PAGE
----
Colour Chart Made Easy

One of the most important parts of the initial design process is the choice of colour scheme. We look at different colour schemes with some handy tips on choosing the right colours and finishing touches.

Neutral colour schemes
The neutral colour scheme is by far the most popular. Neutral colours are the easiest colours to use for one obvious reason; they blend easily with most surroundings. Neutral colours can also be stylish and dramatic. For instance, black and white are neutral colours that create a wonderful palette for additional colours.
TIP: Take neutral paint swatches home and lay them on a white piece of paper in a shaded but outdoor location where there is lots of natural light. The white paper will reveal the true colours and help you to make the best decision for your space.

Bright Colour Schemes
The brighter the colour, the less you should use of it. For example, a bright red should only be used for smaller areas and preferably only as feature colour. Save bold colour schemes for rooms where you don't spend long stretches of time.
TIP: Colour usually seems more intense on walls than it does on a sample card.

Dark Colour Schemes
If you have plenty of natural light, a dark colour scheme may just give you the wow factor that you are looking for.
Remember that a north facing room receives more natural light than a south facing room. A west facing room receives strong, warm light in the evening, casting an orange tint. An east facing room receives strong bright, light in the morning, casting a white glow.
TIP: Bedrooms are often the best room in the house to use dark colours, so that an intimate feel is achieved, consider using luxurious reds or deep natural colours.

Which colours work well together?
• Get yourself a colour wheel. It is a very handy tool for colour selections, not only in decorating your home, but for any other colour decision.
• A monochromatic scheme uses different intensities of a single colour. It gives a very soothing, clean and elegant feel.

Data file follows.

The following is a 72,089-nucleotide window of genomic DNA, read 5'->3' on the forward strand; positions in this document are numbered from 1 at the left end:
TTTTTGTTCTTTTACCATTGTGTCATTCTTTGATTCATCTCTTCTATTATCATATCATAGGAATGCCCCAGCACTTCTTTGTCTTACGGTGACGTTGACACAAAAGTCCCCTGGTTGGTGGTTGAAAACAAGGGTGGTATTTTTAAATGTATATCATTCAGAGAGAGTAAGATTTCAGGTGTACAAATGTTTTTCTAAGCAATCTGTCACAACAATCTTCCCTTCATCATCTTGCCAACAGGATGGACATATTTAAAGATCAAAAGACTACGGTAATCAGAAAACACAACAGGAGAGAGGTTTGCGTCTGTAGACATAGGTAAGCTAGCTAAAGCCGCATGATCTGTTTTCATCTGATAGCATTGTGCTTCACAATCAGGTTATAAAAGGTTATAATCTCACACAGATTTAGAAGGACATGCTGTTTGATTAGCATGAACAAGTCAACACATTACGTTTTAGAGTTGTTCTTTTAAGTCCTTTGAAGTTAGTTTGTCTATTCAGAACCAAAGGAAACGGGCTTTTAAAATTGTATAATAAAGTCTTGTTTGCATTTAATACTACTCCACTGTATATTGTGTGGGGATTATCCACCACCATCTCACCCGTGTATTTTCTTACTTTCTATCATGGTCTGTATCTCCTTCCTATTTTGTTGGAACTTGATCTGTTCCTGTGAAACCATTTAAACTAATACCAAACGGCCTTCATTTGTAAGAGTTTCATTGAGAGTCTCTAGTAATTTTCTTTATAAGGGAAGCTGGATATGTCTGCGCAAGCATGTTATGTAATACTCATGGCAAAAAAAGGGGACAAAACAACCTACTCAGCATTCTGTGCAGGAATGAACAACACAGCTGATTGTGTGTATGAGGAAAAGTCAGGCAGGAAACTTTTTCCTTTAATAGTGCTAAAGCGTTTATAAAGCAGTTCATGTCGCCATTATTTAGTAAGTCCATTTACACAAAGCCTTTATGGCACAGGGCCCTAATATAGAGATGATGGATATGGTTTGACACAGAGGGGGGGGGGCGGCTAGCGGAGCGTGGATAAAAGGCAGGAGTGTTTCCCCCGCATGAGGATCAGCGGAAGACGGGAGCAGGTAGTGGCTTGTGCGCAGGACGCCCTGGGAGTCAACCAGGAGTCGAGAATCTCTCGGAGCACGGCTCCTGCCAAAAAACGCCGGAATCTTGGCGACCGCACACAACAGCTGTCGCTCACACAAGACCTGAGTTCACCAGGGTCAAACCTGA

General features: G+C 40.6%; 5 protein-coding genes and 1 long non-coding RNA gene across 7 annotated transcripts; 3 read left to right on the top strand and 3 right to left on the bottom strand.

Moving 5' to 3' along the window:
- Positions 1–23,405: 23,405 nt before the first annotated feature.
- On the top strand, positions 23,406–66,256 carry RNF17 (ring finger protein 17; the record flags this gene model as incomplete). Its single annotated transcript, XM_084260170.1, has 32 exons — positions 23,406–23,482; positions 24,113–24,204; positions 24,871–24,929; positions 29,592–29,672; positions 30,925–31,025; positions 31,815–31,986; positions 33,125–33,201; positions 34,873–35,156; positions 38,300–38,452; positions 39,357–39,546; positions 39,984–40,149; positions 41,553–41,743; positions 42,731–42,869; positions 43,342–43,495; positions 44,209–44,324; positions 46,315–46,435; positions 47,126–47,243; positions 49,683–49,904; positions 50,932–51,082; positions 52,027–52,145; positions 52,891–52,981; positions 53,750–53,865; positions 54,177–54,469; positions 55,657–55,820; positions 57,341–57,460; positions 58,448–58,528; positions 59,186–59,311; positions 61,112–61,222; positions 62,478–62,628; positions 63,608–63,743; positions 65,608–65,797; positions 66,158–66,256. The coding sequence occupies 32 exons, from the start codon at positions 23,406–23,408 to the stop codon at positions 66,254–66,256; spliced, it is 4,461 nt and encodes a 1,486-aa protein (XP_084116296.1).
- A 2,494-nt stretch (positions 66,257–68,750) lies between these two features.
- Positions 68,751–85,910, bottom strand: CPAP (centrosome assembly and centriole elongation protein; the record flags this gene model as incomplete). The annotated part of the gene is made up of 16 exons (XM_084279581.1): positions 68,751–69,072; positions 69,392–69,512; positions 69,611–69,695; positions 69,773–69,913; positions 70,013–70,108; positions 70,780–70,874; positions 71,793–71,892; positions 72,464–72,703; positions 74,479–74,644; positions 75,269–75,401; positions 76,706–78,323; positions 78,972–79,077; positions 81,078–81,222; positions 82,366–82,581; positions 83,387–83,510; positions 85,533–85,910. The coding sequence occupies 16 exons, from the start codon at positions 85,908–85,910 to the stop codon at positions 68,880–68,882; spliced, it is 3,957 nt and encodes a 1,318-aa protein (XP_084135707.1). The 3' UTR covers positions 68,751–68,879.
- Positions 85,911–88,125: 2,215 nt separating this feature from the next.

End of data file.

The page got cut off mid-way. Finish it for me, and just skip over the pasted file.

• If you have one single favourite colour, this might be the way to go, and use colours next to each other (like aqua and green) on the wheel for a slightly enriched feel.
• For more pizzazz, use a complementary scheme which incorporates two colours that are opposite each other on the wheel (like blue and orange). Complementary colours stimulate the eye.
• Another colour scheme to consider is a triadic scheme, which uses three colours equally spaced on the wheel. The most common of these is yellow/red/blue, the primaries. You can change the intensity to suit your space or personal preference.

Accent colours
If you have a neutral palette try adding interest in the way of accent colours or textured accents.
An accent colour should be a darker, brighter or stronger colour than the basic colour you have chosen.
TIP: the brighter the accent colour, the more careful you should be about placement and quantity of the colour.

Finishing touches
• An effective way to narrow down all the choices out there is to find an item of inspiration. You may start by finding a curtain, bed cover or upholstery fabric that you like and the colours in the fabric will lead you into a scheme.
• Less is more! The most common error in decoration is over doing it! Keep it simple and choose strong, interesting objects to decorate your home. Think about things like the balance of the room and the object s in it, how your eye travels around the room and what pulls your attention in the space.
• There should be at least one element of surprise, something unusual or unexpected to create a sense of surprise or unpredictability…perhaps a certain piece of art, a sculpture or collection.

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